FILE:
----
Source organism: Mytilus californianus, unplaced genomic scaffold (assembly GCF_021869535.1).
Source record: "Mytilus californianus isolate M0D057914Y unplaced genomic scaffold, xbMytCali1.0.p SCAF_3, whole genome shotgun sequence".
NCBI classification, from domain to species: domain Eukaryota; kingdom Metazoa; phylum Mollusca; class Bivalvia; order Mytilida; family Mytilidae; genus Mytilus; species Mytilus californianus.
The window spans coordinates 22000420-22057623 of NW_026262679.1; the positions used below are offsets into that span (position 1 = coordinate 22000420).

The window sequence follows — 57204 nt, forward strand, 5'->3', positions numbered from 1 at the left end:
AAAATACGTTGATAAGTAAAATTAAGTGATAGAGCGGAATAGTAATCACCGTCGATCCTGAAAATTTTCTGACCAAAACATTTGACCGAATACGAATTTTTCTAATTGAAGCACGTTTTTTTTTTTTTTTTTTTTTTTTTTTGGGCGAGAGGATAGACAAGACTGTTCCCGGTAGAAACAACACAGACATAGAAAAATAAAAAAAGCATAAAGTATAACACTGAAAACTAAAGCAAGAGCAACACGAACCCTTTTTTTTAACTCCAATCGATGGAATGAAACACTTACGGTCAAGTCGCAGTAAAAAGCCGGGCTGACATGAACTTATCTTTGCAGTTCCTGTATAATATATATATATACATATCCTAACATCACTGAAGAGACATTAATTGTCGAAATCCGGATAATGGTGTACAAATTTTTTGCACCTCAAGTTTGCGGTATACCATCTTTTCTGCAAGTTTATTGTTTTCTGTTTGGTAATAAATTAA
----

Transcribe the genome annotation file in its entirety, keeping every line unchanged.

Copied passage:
Source organism: Mytilus californianus, unplaced genomic scaffold (assembly GCF_021869535.1).
Source record: "Mytilus californianus isolate M0D057914Y unplaced genomic scaffold, xbMytCali1.0.p SCAF_3, whole genome shotgun sequence".
NCBI classification, from domain to species: domain Eukaryota; kingdom Metazoa; phylum Mollusca; class Bivalvia; order Mytilida; family Mytilidae; genus Mytilus; species Mytilus californianus.
The window spans coordinates 22000420-22057623 of NW_026262679.1; the positions used below are offsets into that span (position 1 = coordinate 22000420).

The window sequence follows — 57204 nt, forward strand, 5'->3', positions numbered from 1 at the left end:
AAAATACGTTGATAAGTAAAATTAAGTGATAGAGCGGAATAGTAATCACCGTCGATCCTGAAAATTTTCTGACCAAAACATTTGACCGAATACGAATTTTTCTAATTGAAGCACGTTTTTTTTTTTTTTTTTTTTTTTTTTTGGGCGAGAGGATAGACAAGACTGTTCCCGGTAGAAACAACACAGACATAGAAAAATAAAAAAAGCATAAAGTATAACACTGAAAACTAAAGCAAGAGCAACACGAACCCTTTTTTTTAACTCCAATCGATGGAATGAAACACTTACGGTCAAGTCGCAGTAAAAAGCCGGGCTGACATGAACTTATCTTTGCAGTTCCTGTATAATATATATATATACATATCCTAACATCACTGAAGAGACATTAATTGTCGAAATCCGGATAATGGTGTACAAATTTTTTGCACCTCAAGTTTGCGGTATACCATCTTTTCTGCAAGTTTATTGTTTTCTGTTTGGTAATAAATTAA